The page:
Through the support of an anonymous donor, the Hexagon Special Projects Fellowship Residency provides an annual fellowship to support a mid-career or established Open Studio Artist Member through the provision of six consecutive months of studio time to create and complete a specific project. Liz Menard is a printmaker, book artist and arts educator. Menard grew up exploring the forests, streams and fields in Agincourt and near her cottage in the Kawartha Lakes. Canoe trips into Algonquin Park helped nurture her love and respect for these ecologies and the plants and animals that struggle to survive. Menard’s work addresses our relationship to nature and how it shapes our sense of place and sense of self, reflecting us as a society and as individuals. Human development has created loss of connectivity, fragmented ecologies and marginalized habitat, threatening our environment. There is much to lose. Menard is cautiously optimistic, as nature has proven resilient. Resiliency is essential for recovery from trauma; trauma results in loss of connection, fragmentation and marginalization. Recovery involves many factors, but connection to nature is vital. Recent exhibitions include River’s Nature, Ecology and Evolutionary Biology Department, University of Toronto; SHIFT: Environmentally Responsible Print Practices, McMaster University; and The National Printmaking Exhibition, Edinboro University, Pennsylvania. Menard has participated in national and international residencies. Her work is held in public and private collections. She was Open Studio’s 2012 Nick Novak Fellow. Menard will explore connections between nature and resiliency during the Hexagon Special Projects Fellowship.
Through the generous support of artist Jeannie Thib’s (1955-2013) family, friends and colleagues, the Jeannie Thib Mentorship Residency provides two months of studio time, 20 hours of mentoring and a materials budget, awarded annually to an artist in the early stages of their professional career, who has demonstrated an ongoing commitment to their practice. Carrie Perreault is an emerging artist whose multidisciplinary practice includes video, objects, prints, performance and audio works. She holds a BA in Fine Arts from Brock University, St.Catharines (2012). Her artworks have recently been exhibited in Community Voices, Contemporary Craft Institution, Pittsburgh (2015); Strange Beauty, Tangled Arts + Disability Festival, Toronto (2015); and Little Tremors, Treasure Hill Artist Village, Taipei (2014). During the Jeannie Thib Mentorship Residency, Perreault will merge various printing techniques on unconventional materials such as drywall, brick, and found objects. The work will provide space for her to think about things we don’t know how to talk about, such as – trauma, loss, and sickness. In some ways these considerations will be about remembering, but they will also be an attempt to separate the personal from the collective. While working with multiple processes, she anticipates expending great amounts of effort with only minimal results.
The RCA/Open Studio Fellowship is a collaboration between the Royal Canadian Academy of the Arts (RCA) and Open Studio. Open to all active RCA members regardless of their proficiency in print, this fellowship provides the opportunity for the recipient to create an edition of fine art prints facilitated by a skilled Open Studio printer. Ted Howorth’s passion has been printmaking throughout his artistic career. He received his BFA from the University of Manitoba, apprenticed under Wilfredo Arcay of Atelier Arcay in Paris, and received an MFA from the University of North Dakota. In 1995 he was appointed to the Royal Canadian Academy of Arts. Howorth has exhibited in international juried print biennales in Norway, Korea, Yugoslavia, Germany, Macedonia, the Netherlands and Canada. His work has been shown at the Winnipeg Art Gallery; the National Gallery of Canada; the Musee d’Art Contemporain in Montreal and the Canadian Cultural Center in Paris. He helped introduce water-based screenprinting to Drukwerkstatt/BBK studio in Berlin, Germany. He participated in Artists from Finland and Abroad, Gallery Villa Jankovsky, Kajaani, Finland and In Plain Sight: Printmaking from the Canadian Prairies, Marostica and Venice, Italy. His project for the RCA/Open Studio Fellowship, Icons of the Prairies, examines the vastness of prairie landscape and diminutive evidence of humans, engaging the viewer emotionally in experiences and nostalgia evoked by the prairies. Built structures stand out as icons to the solitude of life within this environment. The prairies are both microscopic and macroscopic in nature. Working at Open Studio and with collaborative printers will strengthen technical and aesthetic aspects of this project’s examination of humanity’s relationship to the prairies.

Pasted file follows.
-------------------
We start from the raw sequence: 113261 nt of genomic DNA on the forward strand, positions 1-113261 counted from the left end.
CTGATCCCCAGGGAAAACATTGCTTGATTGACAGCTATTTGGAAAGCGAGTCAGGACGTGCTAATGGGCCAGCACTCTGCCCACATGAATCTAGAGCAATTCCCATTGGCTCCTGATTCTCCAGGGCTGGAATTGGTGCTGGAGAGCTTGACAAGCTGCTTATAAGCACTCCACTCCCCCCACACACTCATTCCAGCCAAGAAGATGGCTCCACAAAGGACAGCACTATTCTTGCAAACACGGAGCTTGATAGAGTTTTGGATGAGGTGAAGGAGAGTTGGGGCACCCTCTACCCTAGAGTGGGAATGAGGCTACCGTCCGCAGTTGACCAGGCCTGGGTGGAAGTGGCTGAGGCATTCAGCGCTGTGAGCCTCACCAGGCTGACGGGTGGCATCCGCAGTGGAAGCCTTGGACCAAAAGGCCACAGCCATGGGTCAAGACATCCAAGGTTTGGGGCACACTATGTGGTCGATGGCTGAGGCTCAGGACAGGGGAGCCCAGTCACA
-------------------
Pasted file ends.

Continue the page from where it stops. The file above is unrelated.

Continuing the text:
The next deadline for submissions for these residencies is May 1, 2017.
Open Studio gratefully acknowledges the support of the Canada Council for the Arts, which last year invested $157 million to bring the arts to Canadians throughout the country; the Ontario Arts Council, an agency of the Government of Ontario; the City of Toronto through the Toronto Arts Council; and the Ontario Trillium Foundation, an agency of the Government of Ontario. Open Studio also acknowledges the generous support of its members and numerous foundations, corporations and individuals. Open Studio would also like to thank our anonymous donor for the kind support of the Hexagon Special Projects Fellowship, the many donors to the Jeannie Thib Memorial Fund, and the partnership of the RCA.